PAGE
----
At a distance of about a hundred metres from the anchoring buoy of the La Llosa dive, and taking a course of some 100°, after a couple of minutes travelling along underwater, which it is best to do at the minimum depth to still be able to see the bottom, you come to what is known as The second Llosa. It is a huge vertical step which falls from some 32 metres deep to about 43 metres. This dive, not very frequented, harbours an exceptional concentration of life forms, in both diversity and size: huge lobsters pile up in a few metres, large forkbeard hake keep an eye out without any fear while conger eels of considerable length creep out of their hideyholes; there is a proliferation of nudibranchs or seaslugs like Hypselodoris elegans, known in English as the elegant nudibranch, and the dotted sea slug and, above all, an eyecatching and frondy colony of the yellow gorgonian or sea fan Paramuricea clavata covering some stretches of the stepwall.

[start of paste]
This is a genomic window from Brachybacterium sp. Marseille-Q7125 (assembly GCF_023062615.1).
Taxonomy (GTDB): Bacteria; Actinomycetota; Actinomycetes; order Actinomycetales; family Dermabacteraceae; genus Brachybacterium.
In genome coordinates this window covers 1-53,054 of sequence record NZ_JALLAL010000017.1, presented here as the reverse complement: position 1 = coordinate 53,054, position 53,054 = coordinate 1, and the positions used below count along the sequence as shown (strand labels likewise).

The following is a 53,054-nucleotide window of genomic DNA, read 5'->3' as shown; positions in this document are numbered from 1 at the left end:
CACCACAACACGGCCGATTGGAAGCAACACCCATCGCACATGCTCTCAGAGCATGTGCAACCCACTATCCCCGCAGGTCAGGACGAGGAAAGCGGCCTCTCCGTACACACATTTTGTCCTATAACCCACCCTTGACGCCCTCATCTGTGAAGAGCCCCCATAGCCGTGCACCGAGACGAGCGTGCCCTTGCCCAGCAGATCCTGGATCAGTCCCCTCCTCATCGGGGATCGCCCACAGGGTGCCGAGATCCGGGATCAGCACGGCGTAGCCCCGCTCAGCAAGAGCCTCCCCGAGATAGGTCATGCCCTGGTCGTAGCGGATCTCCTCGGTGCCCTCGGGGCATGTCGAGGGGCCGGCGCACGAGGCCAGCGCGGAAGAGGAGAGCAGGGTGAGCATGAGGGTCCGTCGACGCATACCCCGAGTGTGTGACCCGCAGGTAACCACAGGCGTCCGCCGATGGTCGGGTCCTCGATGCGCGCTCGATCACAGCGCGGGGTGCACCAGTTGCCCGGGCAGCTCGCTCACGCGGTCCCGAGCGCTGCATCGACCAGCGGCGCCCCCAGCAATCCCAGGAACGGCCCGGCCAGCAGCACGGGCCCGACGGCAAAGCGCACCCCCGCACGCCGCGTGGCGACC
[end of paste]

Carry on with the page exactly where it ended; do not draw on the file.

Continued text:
Staying on this seabed will necessarily be reduced and the return will be made retracing the route so that, on coming to the walls of La Llosa, the ascent and the elimination of the excess of nitrogen begin.
Undoubtedly this trip provides an unusual spectacle which only divers of maximum ability level with adequate experience can access. Given the considerable depth, appropriate safety measures must be provided and leave a bottle with regulators at a depth of some ﬁve metres for the eventual decompression.